Another thing that needs to come to light consists of Antony himself. Antony had stated that he would rather wrong himself and the people, than wrong the honorable men. Although Antony said he would wrong himself, he comes out of the war spotless. This portrays irony because instead of wronging himself like he stated to the people, he chose to wrong everyone else, excluding himself. Although this line from Antony’s speech caused a violent outcome, it also helps to further on what the plot could have been.
The same way, Antony acted as if he was supporting the Roman citizens when giving Caesar’s eulogy. He did so to be able to get an upper hand on Brutus and seize control of Rome. However, Antony later sought a way to avoid paying the citizens’ bequests. Showing no real loyalty to the citizens of
In William Shakespeare's play, The Tragedy of Julius Caesar, Mark Antony wants revenge on the conspirators who killed Caesar. Following Julius Caesar's death, Mark Antony uses many different rhetorical devices such as pathos and ethos in his speech that help convince the Plebeians to go against the conspirators. Attempting to draw the emotions out of the plebeians, Mark Antony uses pathos to persuade them. Mark Antony says, “ My heart is in the coffin there with Caesar, and I must pause till it come back to me” (3.2. 106-107).
When Antony speaks to the plebeians, he convinces them that Caesar was a good man and turns them against the conspirators. After Brutus spoke, Antony
Antony’s claim that Brutus is not an honorable man is supported by Brutus’s lying and backstabbing acts, his biggest one being him killing his “friend” Caesar and trying to claim that he did it for the good of the people. In short, Marc Antony stays true in his argument while Brutus lies as an attempt to get the roman citizens on his side. Along with the other superiorities, Marc Antony also brings to the table more rhetorical variety. He uses verbal irony, personal anecdotes, counterarguments and many other rhetorical devices. An example of personal anecdotes used by Antony would be, “I thrice presented him a kingly crown, Which he did thrice refuse: was this ambition?” This is Antony’s personal experience with Caesar that Antony uses to prove once again, that Caesar was not ambitious and did not deserve death.
Marcus Junius Brutus and Mark Antony both deliver speeches to justify the death of Julius Caesar in 44 BCE and both use Logos and Ethos to convince the Roman citizens to join their sides. Both sides deliver their speeches with vehemence and start by elucidating why Brutus killed Caesar to begin with, why Antony’s desire for revenge is justified, and what the future of Rome will be because of his death. Antony teases the citizens of Rome with the will of Caesar that he holds in hand and claims it will dishonor Brutus and the other conspirators and is also one of his vital uses of Ethos in his speech. Most of the citizens, if not all of them side with Antony and will most likely help him accede to a great title of power in the future and also betray Brutus because of what Antony has them believe, i.e. an ignoble assassin.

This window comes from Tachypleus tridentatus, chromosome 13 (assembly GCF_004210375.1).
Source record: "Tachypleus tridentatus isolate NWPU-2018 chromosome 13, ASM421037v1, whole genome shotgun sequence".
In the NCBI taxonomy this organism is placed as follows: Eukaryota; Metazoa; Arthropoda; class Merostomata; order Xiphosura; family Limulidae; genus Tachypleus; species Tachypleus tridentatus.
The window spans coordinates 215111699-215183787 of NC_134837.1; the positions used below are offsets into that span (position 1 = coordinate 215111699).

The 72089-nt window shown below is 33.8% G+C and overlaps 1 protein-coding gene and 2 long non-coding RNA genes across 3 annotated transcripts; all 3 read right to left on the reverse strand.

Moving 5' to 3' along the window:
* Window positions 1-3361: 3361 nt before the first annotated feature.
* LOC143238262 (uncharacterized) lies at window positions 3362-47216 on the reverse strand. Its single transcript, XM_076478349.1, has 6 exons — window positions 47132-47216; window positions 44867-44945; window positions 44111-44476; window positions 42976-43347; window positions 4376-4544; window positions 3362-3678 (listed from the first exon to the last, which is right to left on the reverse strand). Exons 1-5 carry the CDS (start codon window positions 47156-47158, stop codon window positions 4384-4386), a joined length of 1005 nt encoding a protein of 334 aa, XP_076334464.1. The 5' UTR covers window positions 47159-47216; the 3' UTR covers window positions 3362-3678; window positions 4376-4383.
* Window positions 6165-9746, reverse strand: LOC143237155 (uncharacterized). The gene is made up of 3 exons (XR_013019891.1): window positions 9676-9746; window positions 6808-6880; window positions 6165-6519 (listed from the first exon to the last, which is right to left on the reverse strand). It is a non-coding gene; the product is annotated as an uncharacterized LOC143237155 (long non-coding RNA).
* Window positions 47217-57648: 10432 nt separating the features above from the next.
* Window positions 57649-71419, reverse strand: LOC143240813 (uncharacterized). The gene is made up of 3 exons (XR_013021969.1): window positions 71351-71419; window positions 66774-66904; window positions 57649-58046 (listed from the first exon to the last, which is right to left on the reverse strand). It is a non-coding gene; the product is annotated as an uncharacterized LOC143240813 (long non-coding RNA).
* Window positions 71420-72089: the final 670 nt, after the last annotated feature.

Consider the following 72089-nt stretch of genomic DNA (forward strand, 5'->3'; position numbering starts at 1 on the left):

Antony says this to show that Caesar was a good man who cared about the people. It was also to show that Brutus was wrong when he stated that Caesar was ambitious. Antony makes the citizens feel that the conspirators murder was
For example, Antony uses real example of things that Caesar has done that disputes Brutus’s argument. Antony states “I thrice presented him a kingly crown,/ Which he did thrice refuse: was this ambition?”(3.2). Antony uses this example to make the crowd realize that Brutus’s reason may not suffice for killing Caesar. This is a real reason for the crowd to believe Antony over Brutus and helps persuade them to take Antony’s side. In addition, Antony shows the crowd that Caesar loved and cared for them, and once again, was not ambitious.
Antony also used Ethos when he speaks to the Romans. There were many differences in Antony and Brutus’ speech as well, including the ways they used strategies: pathos, logos and ethos. For starters, Brutus’ attempt of persuading the Romans during his speech was to convince them that it was right to kill Caesar. His excuses for killing Caesar were the following; because Caesar was too ambitious, and the Romans would’ve been slaves if he had lived. He was convincing the Romans that the conspirators were good people, who wanted no
This suspense helps him in the long run with his goal of persuasion. The plebeians listen to what he has to say, between that time of hearing the will, and start to agree with the pleas Mark Antony makes. “‘Tis good you know not that you are his heirs; For, if you should, O, what would come of it!” In this quote Mark Antony means that the people of Rome change their beliefs so often, like they did about Caesar after Brutus spoke, what would happen it they acquired Caesar’s inheritance. Therefore, the initial feelings the people get when hearing the words of Antony is guilt. In effect, Antony found another source of persuasion, the guilt of plebeians, them feeling horrible for themselves helped his case, he now had the upper hand.